Architect says school building designs can make school safer - Quincy News, Weather, Sports, and Radio

Architect says school building designs can make school safer


Are armed guards the answer to making our schools safer? As the gun control debate is about to escalate in the wake of the Connecticut school shooting, there may be another approach to protecting our kids. The answer may be architecture.  A local expert is designing new schools with security in mind.

Most people enter Quincy Senior High School through the front doors, and when you go through you're immediately greeted by a school security officer.  But I talked with a local architect Wednesday who says it's not just people who can improve security, but a building's design can go a long way in keeping kids safe.

"There's 117 doors at QHS so it's a major effort just to keep all those doors locked," said Quincy Public School Chief of Security Billy Meyer, as he looked at some of the suggestions Architect Martin Meyer recently made.

Meyer's designs focus on making buildings safer in the event an attack.  

"You just control access to the building.  Meaning you funnel them to one entrance so you can control that one entrance and you limit access to buildings at the perimeter so you know who's coming into your building and who's coming into your building," Martin Meyer said.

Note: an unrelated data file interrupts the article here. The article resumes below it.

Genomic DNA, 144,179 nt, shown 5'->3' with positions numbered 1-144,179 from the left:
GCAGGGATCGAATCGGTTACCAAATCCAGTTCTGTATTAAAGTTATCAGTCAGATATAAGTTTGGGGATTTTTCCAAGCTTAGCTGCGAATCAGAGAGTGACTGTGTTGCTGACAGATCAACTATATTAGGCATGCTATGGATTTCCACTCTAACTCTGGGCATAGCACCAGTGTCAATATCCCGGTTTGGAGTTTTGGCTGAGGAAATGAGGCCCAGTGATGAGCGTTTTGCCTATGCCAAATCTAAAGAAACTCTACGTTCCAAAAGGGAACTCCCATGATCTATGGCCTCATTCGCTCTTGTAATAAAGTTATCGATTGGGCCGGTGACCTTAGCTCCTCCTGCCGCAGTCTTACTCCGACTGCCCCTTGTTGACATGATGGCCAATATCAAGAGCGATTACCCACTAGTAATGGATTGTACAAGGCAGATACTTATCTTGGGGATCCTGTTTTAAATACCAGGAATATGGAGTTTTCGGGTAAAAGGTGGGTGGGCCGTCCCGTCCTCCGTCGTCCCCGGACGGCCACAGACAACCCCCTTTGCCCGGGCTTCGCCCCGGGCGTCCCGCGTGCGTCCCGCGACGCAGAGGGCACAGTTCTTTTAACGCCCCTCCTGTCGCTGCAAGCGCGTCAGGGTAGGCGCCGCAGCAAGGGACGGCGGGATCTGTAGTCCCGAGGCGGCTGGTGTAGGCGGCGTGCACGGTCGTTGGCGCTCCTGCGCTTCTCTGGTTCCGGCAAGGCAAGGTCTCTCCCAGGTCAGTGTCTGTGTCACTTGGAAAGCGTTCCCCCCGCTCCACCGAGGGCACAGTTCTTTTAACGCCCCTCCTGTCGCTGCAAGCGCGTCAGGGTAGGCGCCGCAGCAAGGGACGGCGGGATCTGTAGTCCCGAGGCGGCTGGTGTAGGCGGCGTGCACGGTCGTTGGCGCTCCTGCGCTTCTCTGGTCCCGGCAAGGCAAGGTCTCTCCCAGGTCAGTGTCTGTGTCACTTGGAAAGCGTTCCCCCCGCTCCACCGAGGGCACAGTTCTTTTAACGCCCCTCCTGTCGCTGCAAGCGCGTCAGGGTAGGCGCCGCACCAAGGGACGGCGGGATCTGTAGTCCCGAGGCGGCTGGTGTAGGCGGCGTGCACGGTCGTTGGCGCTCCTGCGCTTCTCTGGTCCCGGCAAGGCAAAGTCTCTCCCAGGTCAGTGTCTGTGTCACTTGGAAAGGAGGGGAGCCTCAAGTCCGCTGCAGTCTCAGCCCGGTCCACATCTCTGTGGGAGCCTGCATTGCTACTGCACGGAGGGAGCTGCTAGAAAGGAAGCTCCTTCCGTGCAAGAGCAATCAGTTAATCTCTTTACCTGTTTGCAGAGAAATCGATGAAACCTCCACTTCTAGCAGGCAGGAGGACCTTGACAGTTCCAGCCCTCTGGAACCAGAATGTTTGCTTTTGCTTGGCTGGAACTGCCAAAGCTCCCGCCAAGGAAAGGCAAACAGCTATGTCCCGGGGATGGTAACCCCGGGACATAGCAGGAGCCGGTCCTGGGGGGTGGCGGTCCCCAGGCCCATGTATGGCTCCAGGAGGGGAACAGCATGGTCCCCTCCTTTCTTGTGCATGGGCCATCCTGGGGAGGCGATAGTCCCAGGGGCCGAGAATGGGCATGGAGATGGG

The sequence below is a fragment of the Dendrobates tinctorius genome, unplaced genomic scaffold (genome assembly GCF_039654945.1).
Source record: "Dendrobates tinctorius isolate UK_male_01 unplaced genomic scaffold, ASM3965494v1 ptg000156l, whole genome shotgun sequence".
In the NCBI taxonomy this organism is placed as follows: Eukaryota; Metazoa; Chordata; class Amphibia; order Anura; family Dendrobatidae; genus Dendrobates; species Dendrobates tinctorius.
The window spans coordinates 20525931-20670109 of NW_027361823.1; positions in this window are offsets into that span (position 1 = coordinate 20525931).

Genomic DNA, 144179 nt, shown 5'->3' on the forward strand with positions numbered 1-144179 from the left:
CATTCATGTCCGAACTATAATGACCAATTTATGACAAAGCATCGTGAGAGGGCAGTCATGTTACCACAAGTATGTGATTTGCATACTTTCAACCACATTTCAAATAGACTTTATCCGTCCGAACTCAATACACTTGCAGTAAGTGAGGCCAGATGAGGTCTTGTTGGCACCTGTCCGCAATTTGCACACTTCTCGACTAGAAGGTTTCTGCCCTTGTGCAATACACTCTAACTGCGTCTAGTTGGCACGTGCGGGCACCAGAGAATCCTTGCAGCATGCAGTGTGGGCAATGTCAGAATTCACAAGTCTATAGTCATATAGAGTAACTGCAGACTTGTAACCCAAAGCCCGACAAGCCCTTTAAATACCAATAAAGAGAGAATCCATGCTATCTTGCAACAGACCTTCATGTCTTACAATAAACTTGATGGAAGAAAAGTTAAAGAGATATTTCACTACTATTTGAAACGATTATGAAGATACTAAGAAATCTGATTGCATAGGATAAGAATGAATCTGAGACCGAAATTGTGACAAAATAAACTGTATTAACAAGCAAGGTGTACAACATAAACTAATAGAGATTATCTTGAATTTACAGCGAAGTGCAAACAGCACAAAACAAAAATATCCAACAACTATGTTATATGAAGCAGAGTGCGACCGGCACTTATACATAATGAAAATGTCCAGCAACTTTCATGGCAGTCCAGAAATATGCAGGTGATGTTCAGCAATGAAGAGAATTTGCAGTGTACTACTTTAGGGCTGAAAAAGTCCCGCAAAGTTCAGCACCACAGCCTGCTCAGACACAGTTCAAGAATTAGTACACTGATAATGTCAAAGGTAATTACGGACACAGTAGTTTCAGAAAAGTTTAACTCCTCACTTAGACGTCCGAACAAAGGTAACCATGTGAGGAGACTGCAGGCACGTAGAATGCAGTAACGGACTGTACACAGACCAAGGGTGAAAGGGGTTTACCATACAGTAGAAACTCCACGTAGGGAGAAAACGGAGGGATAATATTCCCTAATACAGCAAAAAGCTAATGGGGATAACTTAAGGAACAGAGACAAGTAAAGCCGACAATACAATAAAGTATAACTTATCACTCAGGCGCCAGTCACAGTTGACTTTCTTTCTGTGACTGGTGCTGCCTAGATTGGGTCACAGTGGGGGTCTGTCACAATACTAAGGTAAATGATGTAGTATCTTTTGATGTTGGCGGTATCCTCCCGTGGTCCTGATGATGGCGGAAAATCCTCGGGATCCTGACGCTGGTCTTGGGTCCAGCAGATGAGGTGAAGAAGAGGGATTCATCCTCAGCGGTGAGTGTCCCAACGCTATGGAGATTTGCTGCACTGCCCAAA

As he shows me some of his designs for schools in the Tri-States, Meyer said this isn't a fool proof way to stop an attack like what happened at Sandy Hook Elementary, but it does give a person a chance to second guess what they're about to do.  

"The passive security measures are going to prevent a situation from escalating where a sane and moral guy who has lost his temper is going to be given pause and an opportunity to calm down," Martin Meyer said.   

And Billy Meyer said the more ideas people come up with to protect schools, the better. 

"But the good thing is we are discussing this.  What is the best way or ways?  I think that discussion  will hopefully lead to some improvement not only nationally but through the state and local government," Billy Meyer said.  

Martin Meyer said some other things schools can do is make sure the building is easy to monitor and make sure access points ARE well lit. 

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